- Negaunee Miners
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Complementing standard medical care for chronic sinusitis with acupuncture, acupressure and dietary changes seemed to help a small group of patients who weren’t improving with the treatment they had been getting, according to researchers from the University of California at Los Angeles.
Only 11 patients took part in the study. While they continued with their usual medical treatment, the patients were offered eight weekly 20-minute sessions of acupuncture and acupressure massage and were taught to perform acupressure at home. They also received nutritional guidance based on traditional Chinese dietary approaches for their condition.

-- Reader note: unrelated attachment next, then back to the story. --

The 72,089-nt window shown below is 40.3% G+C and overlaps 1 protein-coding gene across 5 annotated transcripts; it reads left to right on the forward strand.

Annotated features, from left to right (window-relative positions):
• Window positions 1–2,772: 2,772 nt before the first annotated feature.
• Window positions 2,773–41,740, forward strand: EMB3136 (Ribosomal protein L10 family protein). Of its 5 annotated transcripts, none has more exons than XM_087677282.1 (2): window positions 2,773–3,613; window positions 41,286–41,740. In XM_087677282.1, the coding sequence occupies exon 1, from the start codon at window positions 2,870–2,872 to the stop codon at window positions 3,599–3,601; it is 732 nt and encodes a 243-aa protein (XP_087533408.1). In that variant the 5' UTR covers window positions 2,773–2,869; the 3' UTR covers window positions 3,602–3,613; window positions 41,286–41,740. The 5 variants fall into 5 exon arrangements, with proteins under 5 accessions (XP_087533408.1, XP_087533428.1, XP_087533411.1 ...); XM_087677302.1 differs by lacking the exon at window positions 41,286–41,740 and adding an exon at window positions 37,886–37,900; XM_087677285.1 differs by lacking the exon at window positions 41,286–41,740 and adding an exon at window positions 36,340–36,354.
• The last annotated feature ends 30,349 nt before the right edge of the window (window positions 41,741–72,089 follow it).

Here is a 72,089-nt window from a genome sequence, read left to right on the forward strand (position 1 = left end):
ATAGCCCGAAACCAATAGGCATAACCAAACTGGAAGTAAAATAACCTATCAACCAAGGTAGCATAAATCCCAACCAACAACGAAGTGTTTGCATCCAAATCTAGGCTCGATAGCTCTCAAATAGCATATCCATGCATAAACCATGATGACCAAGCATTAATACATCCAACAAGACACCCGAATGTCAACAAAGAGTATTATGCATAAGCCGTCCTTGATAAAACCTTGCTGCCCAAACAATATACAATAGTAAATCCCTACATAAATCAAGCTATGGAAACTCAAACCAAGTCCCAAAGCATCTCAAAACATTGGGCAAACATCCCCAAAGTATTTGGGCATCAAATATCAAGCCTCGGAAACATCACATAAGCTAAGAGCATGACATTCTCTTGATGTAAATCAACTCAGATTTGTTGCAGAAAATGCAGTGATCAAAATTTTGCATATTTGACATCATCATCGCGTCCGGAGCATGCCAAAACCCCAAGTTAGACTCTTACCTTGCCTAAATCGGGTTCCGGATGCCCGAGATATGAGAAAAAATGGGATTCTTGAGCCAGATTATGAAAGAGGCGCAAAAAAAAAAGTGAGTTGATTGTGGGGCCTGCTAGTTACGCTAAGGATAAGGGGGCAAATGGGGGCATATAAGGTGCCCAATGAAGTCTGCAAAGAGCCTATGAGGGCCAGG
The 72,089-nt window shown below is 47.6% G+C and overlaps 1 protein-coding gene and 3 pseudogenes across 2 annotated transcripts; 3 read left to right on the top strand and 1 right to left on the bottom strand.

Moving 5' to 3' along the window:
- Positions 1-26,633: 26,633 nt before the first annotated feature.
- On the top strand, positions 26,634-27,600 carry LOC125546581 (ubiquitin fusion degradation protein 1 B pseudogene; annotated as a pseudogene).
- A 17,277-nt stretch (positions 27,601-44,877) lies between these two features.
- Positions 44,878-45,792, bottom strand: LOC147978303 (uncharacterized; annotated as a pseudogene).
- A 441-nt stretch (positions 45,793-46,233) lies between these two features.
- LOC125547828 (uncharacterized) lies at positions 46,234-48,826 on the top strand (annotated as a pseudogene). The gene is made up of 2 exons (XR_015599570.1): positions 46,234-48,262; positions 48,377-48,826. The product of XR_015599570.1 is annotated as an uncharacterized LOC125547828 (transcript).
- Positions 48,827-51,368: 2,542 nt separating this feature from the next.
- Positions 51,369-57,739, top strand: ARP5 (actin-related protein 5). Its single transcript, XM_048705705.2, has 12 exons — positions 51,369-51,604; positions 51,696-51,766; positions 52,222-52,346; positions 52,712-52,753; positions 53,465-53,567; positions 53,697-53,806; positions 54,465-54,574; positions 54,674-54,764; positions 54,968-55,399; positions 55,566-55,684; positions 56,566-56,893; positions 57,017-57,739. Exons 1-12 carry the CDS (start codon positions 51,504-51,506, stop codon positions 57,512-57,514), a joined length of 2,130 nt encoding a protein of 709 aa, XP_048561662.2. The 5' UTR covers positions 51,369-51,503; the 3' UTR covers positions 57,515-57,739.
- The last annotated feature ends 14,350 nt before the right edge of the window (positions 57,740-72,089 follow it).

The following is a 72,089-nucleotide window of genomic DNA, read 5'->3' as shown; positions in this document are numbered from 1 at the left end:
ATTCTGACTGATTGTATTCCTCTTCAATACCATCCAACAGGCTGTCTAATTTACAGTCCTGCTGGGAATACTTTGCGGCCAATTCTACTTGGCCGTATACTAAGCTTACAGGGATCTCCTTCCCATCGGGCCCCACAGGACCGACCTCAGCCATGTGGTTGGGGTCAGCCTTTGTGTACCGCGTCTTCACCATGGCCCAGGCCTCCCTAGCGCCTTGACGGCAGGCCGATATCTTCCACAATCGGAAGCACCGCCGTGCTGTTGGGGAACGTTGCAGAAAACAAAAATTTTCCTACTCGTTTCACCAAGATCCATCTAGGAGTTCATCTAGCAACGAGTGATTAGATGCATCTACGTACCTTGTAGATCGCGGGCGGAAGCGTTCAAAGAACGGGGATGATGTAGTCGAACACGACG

After two months of the combined therapies, the patients had fewer problems with runny noses, less sneezing, and less of a need to blow their noses. Facial pain and pressure from the sinusitis also eased somewhat, the researchers said. In addition, the patients’ overall quality of life improved significantly: they reported less frustration, restlessness and an improved ability to concentrate.
The researchers rated the additional therapy “safe and effective” and suggested that the next step might be using the complementary approach alone in treating patients with similar clinical symptoms.